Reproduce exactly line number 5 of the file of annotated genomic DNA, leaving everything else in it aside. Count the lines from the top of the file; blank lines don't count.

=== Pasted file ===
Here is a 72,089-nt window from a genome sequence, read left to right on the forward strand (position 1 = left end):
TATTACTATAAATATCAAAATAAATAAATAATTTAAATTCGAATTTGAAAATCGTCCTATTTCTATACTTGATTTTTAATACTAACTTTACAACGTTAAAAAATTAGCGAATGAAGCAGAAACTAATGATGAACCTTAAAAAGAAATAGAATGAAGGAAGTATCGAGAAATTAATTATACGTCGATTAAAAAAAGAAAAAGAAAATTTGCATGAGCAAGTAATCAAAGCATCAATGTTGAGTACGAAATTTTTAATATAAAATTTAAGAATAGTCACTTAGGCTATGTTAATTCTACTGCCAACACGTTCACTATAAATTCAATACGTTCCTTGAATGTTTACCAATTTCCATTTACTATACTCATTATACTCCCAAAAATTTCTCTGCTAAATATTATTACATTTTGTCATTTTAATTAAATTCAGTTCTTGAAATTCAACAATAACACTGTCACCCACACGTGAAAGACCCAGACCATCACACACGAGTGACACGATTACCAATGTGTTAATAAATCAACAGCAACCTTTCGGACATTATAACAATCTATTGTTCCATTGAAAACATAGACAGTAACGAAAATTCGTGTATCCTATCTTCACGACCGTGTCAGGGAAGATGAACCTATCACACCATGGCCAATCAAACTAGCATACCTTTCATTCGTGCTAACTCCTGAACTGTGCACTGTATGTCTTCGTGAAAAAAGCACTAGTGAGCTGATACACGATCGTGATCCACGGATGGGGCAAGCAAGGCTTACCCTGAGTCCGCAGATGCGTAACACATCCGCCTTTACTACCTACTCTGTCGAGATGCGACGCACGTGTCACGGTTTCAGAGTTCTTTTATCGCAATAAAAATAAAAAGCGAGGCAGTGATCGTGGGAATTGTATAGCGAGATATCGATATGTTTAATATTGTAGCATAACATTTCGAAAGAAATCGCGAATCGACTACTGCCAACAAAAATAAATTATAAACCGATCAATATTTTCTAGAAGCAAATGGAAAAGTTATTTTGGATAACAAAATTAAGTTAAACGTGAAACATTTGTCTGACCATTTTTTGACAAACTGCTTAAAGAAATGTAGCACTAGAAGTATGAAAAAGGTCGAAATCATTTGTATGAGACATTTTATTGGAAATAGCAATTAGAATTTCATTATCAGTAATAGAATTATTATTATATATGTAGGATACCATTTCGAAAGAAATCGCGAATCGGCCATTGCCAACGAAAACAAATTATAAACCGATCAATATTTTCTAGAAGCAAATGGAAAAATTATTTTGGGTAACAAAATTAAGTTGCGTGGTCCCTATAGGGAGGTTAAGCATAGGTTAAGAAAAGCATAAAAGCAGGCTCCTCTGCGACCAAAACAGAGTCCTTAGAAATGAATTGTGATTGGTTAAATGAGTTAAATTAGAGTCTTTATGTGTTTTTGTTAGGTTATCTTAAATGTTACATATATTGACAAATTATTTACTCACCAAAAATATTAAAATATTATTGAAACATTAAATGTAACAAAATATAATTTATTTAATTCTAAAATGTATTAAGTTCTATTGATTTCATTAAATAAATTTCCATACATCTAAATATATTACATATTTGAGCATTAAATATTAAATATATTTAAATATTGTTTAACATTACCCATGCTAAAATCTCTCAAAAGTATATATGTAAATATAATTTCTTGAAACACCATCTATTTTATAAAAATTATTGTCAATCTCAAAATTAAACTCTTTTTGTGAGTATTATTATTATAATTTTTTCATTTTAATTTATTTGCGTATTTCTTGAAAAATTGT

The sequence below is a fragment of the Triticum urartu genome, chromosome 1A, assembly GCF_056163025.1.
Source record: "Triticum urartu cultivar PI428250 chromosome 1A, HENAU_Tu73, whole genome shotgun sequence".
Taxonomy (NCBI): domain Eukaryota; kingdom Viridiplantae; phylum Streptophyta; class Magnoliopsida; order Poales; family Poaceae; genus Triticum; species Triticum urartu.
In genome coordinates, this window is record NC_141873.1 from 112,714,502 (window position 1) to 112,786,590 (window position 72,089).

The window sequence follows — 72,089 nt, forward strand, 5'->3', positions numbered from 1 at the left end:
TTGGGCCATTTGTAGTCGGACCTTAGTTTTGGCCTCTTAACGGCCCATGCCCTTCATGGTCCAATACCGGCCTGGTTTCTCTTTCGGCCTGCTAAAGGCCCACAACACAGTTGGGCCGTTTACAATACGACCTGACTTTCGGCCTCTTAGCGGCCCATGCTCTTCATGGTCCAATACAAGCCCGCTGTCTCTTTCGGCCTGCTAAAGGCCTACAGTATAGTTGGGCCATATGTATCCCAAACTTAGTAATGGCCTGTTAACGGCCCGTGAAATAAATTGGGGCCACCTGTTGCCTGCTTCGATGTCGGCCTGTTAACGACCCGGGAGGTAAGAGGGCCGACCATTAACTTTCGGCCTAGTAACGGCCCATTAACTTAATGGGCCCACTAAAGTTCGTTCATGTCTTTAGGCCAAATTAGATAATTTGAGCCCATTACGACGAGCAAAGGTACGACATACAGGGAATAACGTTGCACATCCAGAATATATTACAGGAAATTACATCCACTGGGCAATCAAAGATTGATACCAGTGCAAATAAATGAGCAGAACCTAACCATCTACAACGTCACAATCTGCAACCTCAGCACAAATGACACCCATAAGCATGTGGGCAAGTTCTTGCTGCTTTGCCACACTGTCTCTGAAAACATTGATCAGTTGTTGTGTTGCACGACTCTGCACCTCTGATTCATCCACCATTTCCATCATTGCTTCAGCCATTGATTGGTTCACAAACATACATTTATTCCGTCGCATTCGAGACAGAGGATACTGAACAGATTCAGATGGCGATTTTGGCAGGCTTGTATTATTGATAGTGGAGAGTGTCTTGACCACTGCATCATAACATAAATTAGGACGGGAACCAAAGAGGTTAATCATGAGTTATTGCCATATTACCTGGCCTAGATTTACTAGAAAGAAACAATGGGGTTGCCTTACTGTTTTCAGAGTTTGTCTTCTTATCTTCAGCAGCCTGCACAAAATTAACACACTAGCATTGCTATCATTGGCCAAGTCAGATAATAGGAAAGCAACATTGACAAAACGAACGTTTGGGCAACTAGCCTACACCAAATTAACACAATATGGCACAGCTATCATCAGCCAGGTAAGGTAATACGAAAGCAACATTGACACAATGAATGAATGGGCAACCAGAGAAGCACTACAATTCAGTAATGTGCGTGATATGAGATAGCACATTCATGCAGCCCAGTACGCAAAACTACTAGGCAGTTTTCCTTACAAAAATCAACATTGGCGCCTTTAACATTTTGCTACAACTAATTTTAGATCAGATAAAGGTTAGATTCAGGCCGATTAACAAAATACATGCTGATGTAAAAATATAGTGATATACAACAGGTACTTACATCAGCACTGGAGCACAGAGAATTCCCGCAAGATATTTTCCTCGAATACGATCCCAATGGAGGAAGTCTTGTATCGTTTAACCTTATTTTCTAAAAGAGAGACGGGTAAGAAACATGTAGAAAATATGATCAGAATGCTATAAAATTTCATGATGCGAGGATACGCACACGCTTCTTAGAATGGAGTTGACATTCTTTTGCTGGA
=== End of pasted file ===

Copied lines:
Taxonomy (NCBI): domain Eukaryota; kingdom Viridiplantae; phylum Streptophyta; class Magnoliopsida; order Poales; family Poaceae; genus Triticum; species Triticum urartu.